A Story About Three Prominent Doctors in Highland’s History    Page   41
The Development of Highland Schools    Page   44
The Story of Base Line’s Origin    Page   48
Floods And Washed Out Roads Are Common In Highland’s History    Page   51
Daffodils and a Centennial    Page   54
Highland’s First Bank and Its History    Page   57
A Scary Story of a Mountain Lion    Page   60
Highland Area Chamber of Commerce    Page   63
Highland Heritage Reunion    Page   66
The Earp Family and Orange Crates    Page   69
Some Very Unusual Weather    Page   71
An Indian Scare    Page   74
East Highland Area School Is Sworn In    Page   76
One Hundred and Two Years Ago. A Library In the Making    Page   78
An Afternoon With Ailene Cram Geib    Page   81
An Ancient and Honorable Order. E. Clarnpu Vitus    Page   83
What a Celebration...July 4th 1895 Remembered    Page   85
1895-1995...Oranges to Skates    Page   87
From a LOOP to a Metro LINK 1892-1993    Page   90
A Bond of Friendship (The Knights of Pythias and the Sisters of Pythias)    Page   92
Annie Lee Hatch Celebrates 98th Birthday    Page   95
Dutch John and the City Creek Road    Page   98
Ah Sing Chung: Highland’s Chinese Merchant    Page   101
103 Years Ago. Highland’s First Newspaper Published    Page   104
Submerged Bridges    Page   107
How To Keep the Trade in Highland... Sprinkle the Base Line    Page   109
History of the Highland Messenger Newspaper    Page   111
A History of Fire Service in Highland    Page   114
Stories of How a City Grew    Page   117

Katherine Cross Beattie: A Short biography

Katherine Cross was born August 2, 1910 in Utah. After her father died in 1918 during the influenza epidemic, Kay’s grandfather brought the family to San Bernardino.

She attended the Fourth Street Elementary School in San Bernardino, graduating from the sixth grade in 1921. She attended San Bernardino High School, San Bernardino Valley College, and graduated from the University of California at Berkeley, with a degree in Physical Education and English.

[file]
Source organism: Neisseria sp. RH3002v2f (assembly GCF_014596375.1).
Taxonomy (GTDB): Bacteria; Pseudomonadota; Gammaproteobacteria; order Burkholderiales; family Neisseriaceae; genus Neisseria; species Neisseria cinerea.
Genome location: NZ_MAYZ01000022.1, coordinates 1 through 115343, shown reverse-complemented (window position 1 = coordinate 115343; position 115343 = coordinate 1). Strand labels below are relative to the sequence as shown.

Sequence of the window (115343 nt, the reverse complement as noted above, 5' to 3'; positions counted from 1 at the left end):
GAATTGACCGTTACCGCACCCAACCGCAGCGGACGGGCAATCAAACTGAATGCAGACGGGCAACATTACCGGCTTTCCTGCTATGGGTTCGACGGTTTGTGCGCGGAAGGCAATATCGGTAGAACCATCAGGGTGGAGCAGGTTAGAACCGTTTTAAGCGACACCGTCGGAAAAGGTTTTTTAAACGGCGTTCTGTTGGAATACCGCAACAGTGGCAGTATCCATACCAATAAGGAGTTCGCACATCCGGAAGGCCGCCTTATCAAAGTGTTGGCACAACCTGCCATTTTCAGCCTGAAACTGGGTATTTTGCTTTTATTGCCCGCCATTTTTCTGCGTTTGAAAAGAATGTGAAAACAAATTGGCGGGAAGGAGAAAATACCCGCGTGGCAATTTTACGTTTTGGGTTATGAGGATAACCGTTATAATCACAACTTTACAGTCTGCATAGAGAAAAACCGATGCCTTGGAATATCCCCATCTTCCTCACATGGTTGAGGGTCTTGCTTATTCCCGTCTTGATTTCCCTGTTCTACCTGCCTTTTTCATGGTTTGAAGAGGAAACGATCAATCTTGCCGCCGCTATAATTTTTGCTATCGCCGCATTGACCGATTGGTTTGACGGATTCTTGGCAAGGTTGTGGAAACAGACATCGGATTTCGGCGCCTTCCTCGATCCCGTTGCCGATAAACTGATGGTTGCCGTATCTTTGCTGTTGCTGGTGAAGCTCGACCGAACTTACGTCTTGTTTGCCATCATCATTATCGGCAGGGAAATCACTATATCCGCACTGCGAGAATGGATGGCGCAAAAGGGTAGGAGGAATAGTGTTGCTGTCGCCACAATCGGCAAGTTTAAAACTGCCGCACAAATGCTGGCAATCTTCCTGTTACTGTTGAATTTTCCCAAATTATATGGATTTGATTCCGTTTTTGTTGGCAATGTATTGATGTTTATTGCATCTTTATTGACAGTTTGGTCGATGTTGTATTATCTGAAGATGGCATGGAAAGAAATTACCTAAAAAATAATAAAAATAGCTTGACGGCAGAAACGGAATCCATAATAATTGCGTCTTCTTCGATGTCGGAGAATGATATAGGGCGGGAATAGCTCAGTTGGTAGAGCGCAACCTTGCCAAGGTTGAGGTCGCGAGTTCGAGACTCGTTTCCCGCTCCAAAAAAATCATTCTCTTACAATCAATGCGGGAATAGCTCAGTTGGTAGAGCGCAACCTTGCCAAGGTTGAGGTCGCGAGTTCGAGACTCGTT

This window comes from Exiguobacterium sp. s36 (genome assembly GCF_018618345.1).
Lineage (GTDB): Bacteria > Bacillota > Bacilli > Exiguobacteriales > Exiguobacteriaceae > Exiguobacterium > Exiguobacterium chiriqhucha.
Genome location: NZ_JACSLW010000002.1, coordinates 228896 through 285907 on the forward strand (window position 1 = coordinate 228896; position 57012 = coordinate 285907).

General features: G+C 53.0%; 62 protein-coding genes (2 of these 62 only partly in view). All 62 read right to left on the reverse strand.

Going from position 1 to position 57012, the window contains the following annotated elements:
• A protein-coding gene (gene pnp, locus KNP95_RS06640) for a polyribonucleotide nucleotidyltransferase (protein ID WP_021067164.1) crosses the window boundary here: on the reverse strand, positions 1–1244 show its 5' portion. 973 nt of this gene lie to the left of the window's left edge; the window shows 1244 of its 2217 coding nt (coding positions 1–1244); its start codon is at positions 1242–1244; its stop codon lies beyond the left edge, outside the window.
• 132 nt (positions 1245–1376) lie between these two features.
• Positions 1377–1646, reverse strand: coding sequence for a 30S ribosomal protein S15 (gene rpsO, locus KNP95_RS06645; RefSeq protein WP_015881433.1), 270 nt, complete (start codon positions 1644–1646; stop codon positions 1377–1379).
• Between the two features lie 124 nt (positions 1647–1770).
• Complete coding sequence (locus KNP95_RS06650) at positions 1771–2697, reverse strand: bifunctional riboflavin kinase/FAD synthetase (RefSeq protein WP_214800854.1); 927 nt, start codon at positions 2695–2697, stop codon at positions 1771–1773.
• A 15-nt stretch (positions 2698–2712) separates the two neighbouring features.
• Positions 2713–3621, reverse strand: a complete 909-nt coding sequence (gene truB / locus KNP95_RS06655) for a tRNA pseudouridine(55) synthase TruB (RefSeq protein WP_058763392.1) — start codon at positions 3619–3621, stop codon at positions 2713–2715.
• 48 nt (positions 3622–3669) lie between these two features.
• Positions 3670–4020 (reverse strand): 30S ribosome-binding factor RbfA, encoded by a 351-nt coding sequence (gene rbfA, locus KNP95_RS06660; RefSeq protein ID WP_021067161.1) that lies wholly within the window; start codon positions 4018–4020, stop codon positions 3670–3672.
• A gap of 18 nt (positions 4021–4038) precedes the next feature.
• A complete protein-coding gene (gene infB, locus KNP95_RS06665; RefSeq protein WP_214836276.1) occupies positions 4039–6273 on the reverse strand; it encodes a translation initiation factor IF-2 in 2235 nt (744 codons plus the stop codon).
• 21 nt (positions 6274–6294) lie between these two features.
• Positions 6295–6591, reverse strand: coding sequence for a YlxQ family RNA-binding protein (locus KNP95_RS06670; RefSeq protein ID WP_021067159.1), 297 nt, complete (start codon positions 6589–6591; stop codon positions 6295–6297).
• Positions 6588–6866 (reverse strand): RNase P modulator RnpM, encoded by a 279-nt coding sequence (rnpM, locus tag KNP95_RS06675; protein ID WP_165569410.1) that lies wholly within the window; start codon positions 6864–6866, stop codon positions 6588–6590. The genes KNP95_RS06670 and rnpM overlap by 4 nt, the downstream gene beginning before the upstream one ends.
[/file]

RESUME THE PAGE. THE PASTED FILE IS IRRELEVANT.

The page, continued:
After receiving her teaching credential from the University of Redlands, she began teaching at San Bernardino High School and later at San Bernardino Valley College.

It was at San Bernardino Valley college that she met her future husband, George F. Beattie, who taught mathematics and astronomy. The planetarium at Valley College is named in his honor, and Kay maintained an active interest in the planetarium.

Kay’s father-in-law was George W. Beattie, an early pioneer in the San Bernardino, Redlands, and Highland area. At age 16, he was the first teacher in Redlands. He wrote extensively about history and daily life in San Bernardino County. Upon his death in 1949, Kay, George, and their two children moved to the ranch in East Highlands. Kay became an active participant in running the orange grove, and was involved in community affairs and at the Redlands schools, including serving as President of the Redlands High School PTA.

Kay has always been a history buff and became active in the Highland Area Historical Society. At age 80 she started a new career as the “unofficial” Historian of Highland”. In the next 14 years she went through two computers and numerous keyboards in her literary endeavors.

In 1981, she was given a Highland Area Chamber of Commerce Honorary Life membership for her work in preserving local history.

Starting in 1994, she wrote articles for the Highland Community News. She had been involved in journalism while at San Bernardino High School, even writing for the San Bernardino Sun Telegram, so this was a normal progression. Besides working on several other projects, including, “What happened to Cramville?”, she worked on dedications of historic sites in the area.

She also completed G.W. Beattie’s memoirs. For many years she researched his life and dug further into Redlands and Highland history. In 1998, the result of her labors was published by the A.K. Smiley Library, “George William Beattie-An Uncommon Man-His Life and Times.

In 1998, Kay was inducted into the San Bernardino Valley College Hall of Fame for her pioneering role in women’s sports. She was also inducted into the University of Redlands Town and Gown Society. She was a long time member of Chapter GH, PEO, in San Bernardino.

In March, 2005, she was able to attend the dedication of Beattie Middle School in Highland. She was very proud that the new school had been named for the Beattie family, pioneers in the area.

After the East Highlands ranch was sold in 1978, Kay lived at Valencia Lea Mobile Home Park

Kay Beattie passed away Thursday, November 20, 2005 at the age of 95.